Tuesday, October 27, 2020

Technology as a learning tool report

 The move to digital learning during the pandemic has resulted in a greater appreciation by parents and students for technology as a learning tool, according to a recent report.The report -- based on responses from more than 110,000 students, nearly 12,000 teachers and others --also found the increase in technology use provides more opportunities and context for defining value and rigor of resources. Some other findings were: greater appreciation by parents and students of digital learning, and student awareness of more modalities for learning.

Project Tomorrow. (2020). Digital Learning During the Pandemic: Emerging Evidence of an Education Transformation. Irvine, CA: Project Tomorrow. 

Wednesday, October 7, 2020

A Comment on “Extensive Reading” Combined with Study Abroad. S Krashen

  

A Comment on “Extensive Reading” Combined with Study Abroad

Submitted for publication

 

O’Neil and Edelman (2020) reported that including an “extensive reading” requirement as part of a study abroad program “had a negative effect on reading affect” (p. 251). 

 

Their subjects were two similar groups of undergraduates studying science and engineering in Japan who participated in a program in the United States that lasted for one month. It included lectures and field trips in science and the local culture, interaction with local university students, and workshops on research in which students presented reports in areas of their interest. The experimental group engaged in extensive reading and controls did not. Questionnaires were administered to both group four months before the program began, at the end of the program, and one year later. 

 

The experimental group experienced a clear decline in their opinion of the “practical value” of the reading program at the end of the program and this opinion had not changed one year later. They also felt more negative about the educational value of the reading program, but when asked one year later, their opinions on this issue were the same as those of control subjects.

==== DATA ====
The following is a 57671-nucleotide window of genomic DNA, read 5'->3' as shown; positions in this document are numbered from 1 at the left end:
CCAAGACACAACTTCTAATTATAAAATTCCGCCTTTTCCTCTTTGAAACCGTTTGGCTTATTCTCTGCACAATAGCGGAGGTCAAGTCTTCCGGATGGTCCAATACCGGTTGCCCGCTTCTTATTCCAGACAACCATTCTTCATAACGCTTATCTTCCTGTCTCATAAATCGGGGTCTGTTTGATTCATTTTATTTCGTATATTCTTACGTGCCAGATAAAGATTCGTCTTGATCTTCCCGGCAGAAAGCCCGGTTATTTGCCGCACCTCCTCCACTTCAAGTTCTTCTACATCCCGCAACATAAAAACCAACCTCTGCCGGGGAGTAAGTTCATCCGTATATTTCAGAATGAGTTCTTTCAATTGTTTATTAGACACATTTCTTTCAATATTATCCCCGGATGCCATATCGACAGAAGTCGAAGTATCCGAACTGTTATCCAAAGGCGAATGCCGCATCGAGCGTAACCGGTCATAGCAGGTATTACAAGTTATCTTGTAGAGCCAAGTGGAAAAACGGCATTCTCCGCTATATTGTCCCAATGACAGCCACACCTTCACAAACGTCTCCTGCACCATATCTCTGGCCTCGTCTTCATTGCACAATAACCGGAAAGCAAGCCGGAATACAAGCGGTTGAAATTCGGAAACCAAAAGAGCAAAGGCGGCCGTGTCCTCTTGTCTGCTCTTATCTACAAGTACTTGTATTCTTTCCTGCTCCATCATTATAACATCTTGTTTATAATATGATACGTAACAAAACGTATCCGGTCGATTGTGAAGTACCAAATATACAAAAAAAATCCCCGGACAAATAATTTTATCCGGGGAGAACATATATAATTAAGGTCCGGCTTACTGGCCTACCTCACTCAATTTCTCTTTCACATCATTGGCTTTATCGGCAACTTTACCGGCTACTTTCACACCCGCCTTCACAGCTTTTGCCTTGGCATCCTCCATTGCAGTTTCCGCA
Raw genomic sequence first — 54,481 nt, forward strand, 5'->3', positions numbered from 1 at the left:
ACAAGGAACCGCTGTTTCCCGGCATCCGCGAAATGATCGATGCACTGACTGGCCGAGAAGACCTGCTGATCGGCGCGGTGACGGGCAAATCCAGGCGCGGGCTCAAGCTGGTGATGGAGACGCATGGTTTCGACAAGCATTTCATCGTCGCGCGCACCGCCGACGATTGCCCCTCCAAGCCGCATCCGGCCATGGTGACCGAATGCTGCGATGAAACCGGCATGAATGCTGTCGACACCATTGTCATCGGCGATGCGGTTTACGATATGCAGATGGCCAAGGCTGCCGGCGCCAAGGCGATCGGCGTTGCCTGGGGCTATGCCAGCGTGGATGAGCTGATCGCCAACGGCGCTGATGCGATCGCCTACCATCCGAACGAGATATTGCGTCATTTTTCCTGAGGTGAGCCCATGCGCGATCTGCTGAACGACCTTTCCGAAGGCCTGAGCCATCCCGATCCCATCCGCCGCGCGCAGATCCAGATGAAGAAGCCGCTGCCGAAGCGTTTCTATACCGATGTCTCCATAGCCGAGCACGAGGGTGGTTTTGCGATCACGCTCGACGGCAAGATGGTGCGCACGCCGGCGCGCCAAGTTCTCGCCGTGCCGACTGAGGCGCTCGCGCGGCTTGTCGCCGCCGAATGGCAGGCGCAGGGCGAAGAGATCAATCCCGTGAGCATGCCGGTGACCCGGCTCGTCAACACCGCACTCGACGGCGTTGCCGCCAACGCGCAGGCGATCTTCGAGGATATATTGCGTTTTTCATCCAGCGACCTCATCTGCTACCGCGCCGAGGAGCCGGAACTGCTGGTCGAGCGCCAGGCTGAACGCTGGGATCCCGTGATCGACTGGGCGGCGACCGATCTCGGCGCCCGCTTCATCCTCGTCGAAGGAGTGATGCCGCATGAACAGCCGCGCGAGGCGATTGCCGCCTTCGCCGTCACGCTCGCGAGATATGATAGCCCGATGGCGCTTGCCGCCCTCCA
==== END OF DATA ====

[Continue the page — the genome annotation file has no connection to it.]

This result is clearly inconsistent with the results of a large number of studies showing that programs that encourage self-selected pleasure reading are valued by students (Krashen, 2004, 28-34) and produce clear gains in language development (Mason and Krashen, 2017). 

 

But the “extensive reading” program described by O’Neill and Edelman was not self-selected pleasure reading: it was forced reading (a minimum number of books per week was required), selected from limited range of books to choose from (only books from the Oxford Bookworm Series were made available), and highly constrained book reports were required in which students had to answer specific questions about each book. The decline in attitudes is consistent with what has previously been reported on the effects of book reports and lack of choice (Krashen, 2004, p. 127-128).

 

O’Neil and Edelman conclude that extensive reading should not be combined with study abroad programs. My conclusion is that extensive reading programs, as described here, should be not used at all.1

 

Note

1.     Also of interest is the finding that self-selected pleasure reading programs have been shown to be superior to at least some kinds of study-abroad experiences and “immersion” situations in terms of second language acquisition (Mason and Krashen, 2017). 

 

References